Optimized keywords would also include breast reduction, breast augmentation, facial reconstruction, and other highly focused terms so that those people looking for answers to their plight will gain knowledge and those willing to spend money on the procedures are there willingly as well. Therefore a person seeking a tummy tuck isn’t likely to land on that site and bounce off again.
4. Bounce Rate and Search Engine Rankings
Believe it or not, bounce rate can have a significant impact on how your content performs. Bear in mind that the reason a website strives for high ranking within the first few results on the first page of the SERPs (Search Engine Results Pages) is that the average person is unlikely to spend time and effort clicking on anything beyond the first few entries on page one of the SERPs.
Google, for one, will take points off for having a high bounce rate. What does this tell you? If your content is well optimized but doesn’t target the right segment of the target audience, then it is likely someone landing there will quickly see they aren’t going to get what they are after. There’s nothing there to learn that they are interested in and certainly no products or services they want or need. Yes, the content is of high quality and informative. Unfortunately, the keywords and/or phrases didn’t attract the right segment of the target audience and so bounce rate affected performance.
5. SEO Based on Outdated Algorithms
Here it is important to stress yet again that a website’s performance is largely influenced by the search engines. At least once a year Google, the king of search engines, will update their algorithms and if you aren’t up to date with any core changes you might, and probably will, be left behind. One good example is Google’s mobile algorithm of a few years ago. It became known as Mobilegeddon and what it entailed was the necessity of optimizing websites for mobile viewers.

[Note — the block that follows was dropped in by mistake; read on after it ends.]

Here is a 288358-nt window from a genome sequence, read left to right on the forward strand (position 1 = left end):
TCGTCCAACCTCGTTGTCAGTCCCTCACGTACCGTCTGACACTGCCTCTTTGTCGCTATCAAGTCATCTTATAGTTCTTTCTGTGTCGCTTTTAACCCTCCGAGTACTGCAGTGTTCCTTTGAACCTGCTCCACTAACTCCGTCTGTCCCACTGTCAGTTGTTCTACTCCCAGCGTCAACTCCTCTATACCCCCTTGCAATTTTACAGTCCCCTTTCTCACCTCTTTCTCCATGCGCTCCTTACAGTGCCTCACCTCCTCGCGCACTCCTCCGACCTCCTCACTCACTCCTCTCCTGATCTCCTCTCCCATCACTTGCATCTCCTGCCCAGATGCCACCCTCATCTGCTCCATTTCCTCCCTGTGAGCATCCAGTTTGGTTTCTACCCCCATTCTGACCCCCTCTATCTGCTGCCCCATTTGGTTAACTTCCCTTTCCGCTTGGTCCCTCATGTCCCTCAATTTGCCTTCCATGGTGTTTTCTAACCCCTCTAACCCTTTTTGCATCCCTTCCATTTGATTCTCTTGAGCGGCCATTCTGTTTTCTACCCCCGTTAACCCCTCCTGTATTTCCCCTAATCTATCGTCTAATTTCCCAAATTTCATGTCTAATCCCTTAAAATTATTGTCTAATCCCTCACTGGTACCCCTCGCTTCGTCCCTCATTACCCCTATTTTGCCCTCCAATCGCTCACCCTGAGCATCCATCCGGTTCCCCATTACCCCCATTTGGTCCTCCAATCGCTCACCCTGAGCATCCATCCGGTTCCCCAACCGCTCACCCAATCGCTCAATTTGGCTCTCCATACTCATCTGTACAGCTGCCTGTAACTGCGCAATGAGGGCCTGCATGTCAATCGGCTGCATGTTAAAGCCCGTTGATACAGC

Websites would be ranked poorly if they weren’t developed to be responsive so that anyone searching from a small smartphone could easily navigate that site to find what they were looking for. This was a huge change to their core algorithms and one that left many smaller websites behind. Only those developed for ease of use by mobile viewers ranked in the mobile searches and we all know that most people now search from mobile devices rather than from land-based PCs.
The Million Dollar Question
In the end, you have to ask yourself if the content was truly well optimized. It may be grammatically correct, informative, and engaging, but did it have what it takes to make the grade with Google? It can be said that well-optimized content goes beyond all that with all those little extras the search engines require in order to rank it highly. When all is said and done, perhaps those highly focused keywords should be given a little push so that the crawlers more easily find and rank them. Maybe all it takes is a little ‘ping’ to draw the attention of the Google gods. Now that’s well-optimized content.